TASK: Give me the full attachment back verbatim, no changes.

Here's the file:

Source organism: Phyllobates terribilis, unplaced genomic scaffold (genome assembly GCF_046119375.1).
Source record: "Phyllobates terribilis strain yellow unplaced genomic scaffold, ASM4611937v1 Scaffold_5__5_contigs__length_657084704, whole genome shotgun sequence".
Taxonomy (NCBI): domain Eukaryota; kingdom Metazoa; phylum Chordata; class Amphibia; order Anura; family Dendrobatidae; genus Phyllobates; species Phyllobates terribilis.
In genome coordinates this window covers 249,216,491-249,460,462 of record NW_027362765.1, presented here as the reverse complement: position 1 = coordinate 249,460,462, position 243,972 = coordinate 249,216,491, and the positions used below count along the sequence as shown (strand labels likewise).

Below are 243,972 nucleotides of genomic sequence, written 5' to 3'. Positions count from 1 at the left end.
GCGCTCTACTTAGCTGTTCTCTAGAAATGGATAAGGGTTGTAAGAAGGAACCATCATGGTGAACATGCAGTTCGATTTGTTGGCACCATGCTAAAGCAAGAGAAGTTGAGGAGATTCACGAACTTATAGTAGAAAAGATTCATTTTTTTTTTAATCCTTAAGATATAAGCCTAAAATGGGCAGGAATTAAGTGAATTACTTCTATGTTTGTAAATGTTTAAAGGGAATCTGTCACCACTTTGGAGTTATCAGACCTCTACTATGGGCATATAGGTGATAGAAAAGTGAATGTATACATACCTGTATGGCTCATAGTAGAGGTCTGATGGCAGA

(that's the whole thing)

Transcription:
Source organism: Phyllobates terribilis, unplaced genomic scaffold (genome assembly GCF_046119375.1).
Source record: "Phyllobates terribilis strain yellow unplaced genomic scaffold, ASM4611937v1 Scaffold_5__5_contigs__length_657084704, whole genome shotgun sequence".
Taxonomy (NCBI): domain Eukaryota; kingdom Metazoa; phylum Chordata; class Amphibia; order Anura; family Dendrobatidae; genus Phyllobates; species Phyllobates terribilis.
In genome coordinates this window covers 249,216,491-249,460,462 of record NW_027362765.1, presented here as the reverse complement: position 1 = coordinate 249,460,462, position 243,972 = coordinate 249,216,491, and the positions used below count along the sequence as shown (strand labels likewise).

Below are 243,972 nucleotides of genomic sequence, written 5' to 3'. Positions count from 1 at the left end.
GCGCTCTACTTAGCTGTTCTCTAGAAATGGATAAGGGTTGTAAGAAGGAACCATCATGGTGAACATGCAGTTCGATTTGTTGGCACCATGCTAAAGCAAGAGAAGTTGAGGAGATTCACGAACTTATAGTAGAAAAGATTCATTTTTTTTTTAATCCTTAAGATATAAGCCTAAAATGGGCAGGAATTAAGTGAATTACTTCTATGTTTGTAAATGTTTAAAGGGAATCTGTCACCACTTTGGAGTTATCAGACCTCTACTATGGGCATATAGGTGATAGAAAAGTGAATGTATACATACCTGTATGGCTCATAGTAGAGGTCTGATGGCAGA